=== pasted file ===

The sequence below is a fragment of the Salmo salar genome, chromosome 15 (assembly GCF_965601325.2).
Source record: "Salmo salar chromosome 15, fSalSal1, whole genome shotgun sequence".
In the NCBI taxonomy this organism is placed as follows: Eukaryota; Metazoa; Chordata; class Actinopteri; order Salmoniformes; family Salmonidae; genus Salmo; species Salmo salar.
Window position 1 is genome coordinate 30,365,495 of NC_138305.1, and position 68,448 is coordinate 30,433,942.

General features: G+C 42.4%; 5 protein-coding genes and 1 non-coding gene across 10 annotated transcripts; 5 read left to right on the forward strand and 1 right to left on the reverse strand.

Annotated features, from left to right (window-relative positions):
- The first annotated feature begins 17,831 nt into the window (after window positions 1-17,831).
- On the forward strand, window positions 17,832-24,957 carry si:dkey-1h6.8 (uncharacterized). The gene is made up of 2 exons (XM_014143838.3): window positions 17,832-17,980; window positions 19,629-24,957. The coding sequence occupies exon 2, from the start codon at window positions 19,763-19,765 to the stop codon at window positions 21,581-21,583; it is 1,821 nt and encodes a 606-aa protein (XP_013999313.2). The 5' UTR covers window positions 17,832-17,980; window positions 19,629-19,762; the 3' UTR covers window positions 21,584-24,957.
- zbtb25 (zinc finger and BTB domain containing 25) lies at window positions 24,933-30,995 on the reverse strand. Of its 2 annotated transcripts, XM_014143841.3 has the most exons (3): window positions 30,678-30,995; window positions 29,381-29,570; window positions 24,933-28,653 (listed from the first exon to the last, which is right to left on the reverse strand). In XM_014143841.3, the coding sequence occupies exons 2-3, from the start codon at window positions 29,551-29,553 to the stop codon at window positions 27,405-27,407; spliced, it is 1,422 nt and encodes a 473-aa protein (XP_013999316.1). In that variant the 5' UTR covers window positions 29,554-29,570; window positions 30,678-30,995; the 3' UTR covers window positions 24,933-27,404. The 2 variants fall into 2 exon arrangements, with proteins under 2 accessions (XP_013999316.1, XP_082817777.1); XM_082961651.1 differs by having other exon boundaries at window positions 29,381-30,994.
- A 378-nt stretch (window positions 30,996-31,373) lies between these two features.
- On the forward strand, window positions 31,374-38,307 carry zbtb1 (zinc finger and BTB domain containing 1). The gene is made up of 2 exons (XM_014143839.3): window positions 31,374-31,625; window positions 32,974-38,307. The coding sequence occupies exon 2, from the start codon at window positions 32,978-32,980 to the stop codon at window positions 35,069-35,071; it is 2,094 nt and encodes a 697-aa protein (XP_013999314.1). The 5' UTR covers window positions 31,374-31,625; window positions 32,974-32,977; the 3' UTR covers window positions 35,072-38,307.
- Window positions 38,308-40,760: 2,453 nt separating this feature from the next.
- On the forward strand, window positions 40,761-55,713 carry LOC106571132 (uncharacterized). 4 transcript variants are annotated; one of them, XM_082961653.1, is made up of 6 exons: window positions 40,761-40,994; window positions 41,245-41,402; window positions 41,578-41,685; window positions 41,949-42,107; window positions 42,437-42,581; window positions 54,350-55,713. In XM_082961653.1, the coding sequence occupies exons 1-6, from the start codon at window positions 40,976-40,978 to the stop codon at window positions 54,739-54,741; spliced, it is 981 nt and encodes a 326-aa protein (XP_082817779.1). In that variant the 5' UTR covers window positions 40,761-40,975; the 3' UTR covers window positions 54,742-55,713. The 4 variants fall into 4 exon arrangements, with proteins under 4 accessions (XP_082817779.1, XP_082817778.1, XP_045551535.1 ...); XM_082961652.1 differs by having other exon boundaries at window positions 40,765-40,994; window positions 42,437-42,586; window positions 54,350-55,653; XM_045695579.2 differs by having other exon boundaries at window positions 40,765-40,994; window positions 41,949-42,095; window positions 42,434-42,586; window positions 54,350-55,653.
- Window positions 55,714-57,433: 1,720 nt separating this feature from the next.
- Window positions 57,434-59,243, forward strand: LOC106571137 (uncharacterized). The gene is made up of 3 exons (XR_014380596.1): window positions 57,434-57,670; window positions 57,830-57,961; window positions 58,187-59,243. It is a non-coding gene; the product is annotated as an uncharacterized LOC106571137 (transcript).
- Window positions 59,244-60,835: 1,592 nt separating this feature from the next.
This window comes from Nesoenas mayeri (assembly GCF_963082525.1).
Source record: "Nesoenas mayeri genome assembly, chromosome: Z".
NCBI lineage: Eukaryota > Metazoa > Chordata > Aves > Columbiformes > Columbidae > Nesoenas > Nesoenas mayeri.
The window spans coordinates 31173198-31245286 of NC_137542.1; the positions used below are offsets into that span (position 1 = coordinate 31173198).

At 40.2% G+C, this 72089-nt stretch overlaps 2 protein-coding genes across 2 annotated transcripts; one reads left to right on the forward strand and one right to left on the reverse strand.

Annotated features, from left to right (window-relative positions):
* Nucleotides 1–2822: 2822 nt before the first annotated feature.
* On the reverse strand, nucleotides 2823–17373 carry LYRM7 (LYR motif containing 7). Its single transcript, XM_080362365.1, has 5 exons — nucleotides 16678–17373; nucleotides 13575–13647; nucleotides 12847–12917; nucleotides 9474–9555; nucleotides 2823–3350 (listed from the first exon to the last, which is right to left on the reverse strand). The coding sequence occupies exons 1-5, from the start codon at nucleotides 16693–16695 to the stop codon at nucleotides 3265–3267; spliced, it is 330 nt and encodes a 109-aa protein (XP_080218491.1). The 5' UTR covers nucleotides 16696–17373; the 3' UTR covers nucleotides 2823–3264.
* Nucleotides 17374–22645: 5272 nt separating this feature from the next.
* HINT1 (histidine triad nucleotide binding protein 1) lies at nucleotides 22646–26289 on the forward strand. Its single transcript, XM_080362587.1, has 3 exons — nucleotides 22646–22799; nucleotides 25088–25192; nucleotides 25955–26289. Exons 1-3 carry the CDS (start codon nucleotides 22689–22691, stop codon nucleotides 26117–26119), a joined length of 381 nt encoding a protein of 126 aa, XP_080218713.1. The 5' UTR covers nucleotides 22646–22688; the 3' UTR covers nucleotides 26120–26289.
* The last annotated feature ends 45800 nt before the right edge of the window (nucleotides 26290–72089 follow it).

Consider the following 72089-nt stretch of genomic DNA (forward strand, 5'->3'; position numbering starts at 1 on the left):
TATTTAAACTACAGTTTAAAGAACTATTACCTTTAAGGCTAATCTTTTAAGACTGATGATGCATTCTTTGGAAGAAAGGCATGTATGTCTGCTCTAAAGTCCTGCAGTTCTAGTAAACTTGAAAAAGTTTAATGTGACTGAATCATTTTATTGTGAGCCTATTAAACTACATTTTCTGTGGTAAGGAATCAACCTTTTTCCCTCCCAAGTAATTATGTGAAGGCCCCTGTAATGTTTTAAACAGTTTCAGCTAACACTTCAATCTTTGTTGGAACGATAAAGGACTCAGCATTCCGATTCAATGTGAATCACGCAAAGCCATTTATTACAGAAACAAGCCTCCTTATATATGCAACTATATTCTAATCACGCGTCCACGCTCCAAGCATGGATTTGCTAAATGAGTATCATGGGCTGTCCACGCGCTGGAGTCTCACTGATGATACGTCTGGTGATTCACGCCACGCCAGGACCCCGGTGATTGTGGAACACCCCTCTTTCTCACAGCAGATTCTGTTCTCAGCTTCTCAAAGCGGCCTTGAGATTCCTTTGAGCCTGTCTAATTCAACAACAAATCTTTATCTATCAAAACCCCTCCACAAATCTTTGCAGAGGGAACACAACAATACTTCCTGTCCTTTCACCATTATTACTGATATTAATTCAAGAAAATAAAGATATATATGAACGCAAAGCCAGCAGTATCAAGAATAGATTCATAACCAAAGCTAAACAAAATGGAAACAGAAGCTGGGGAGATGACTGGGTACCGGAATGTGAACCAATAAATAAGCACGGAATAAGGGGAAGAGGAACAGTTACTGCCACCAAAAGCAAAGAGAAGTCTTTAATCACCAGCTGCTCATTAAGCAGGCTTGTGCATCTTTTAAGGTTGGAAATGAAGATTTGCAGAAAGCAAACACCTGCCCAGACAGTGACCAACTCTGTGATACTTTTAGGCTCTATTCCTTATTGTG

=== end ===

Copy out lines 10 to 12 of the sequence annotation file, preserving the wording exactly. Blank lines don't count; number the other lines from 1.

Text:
- A 378-nt stretch (window positions 30,996-31,373) lies between these two features.
- On the forward strand, window positions 31,374-38,307 carry zbtb1 (zinc finger and BTB domain containing 1). The gene is made up of 2 exons (XM_014143839.3): window positions 31,374-31,625; window positions 32,974-38,307. The coding sequence occupies exon 2, from the start codon at window positions 32,978-32,980 to the stop codon at window positions 35,069-35,071; it is 2,094 nt and encodes a 697-aa protein (XP_013999314.1). The 5' UTR covers window positions 31,374-31,625; window positions 32,974-32,977; the 3' UTR covers window positions 35,072-38,307.
- Window positions 38,308-40,760: 2,453 nt separating this feature from the next.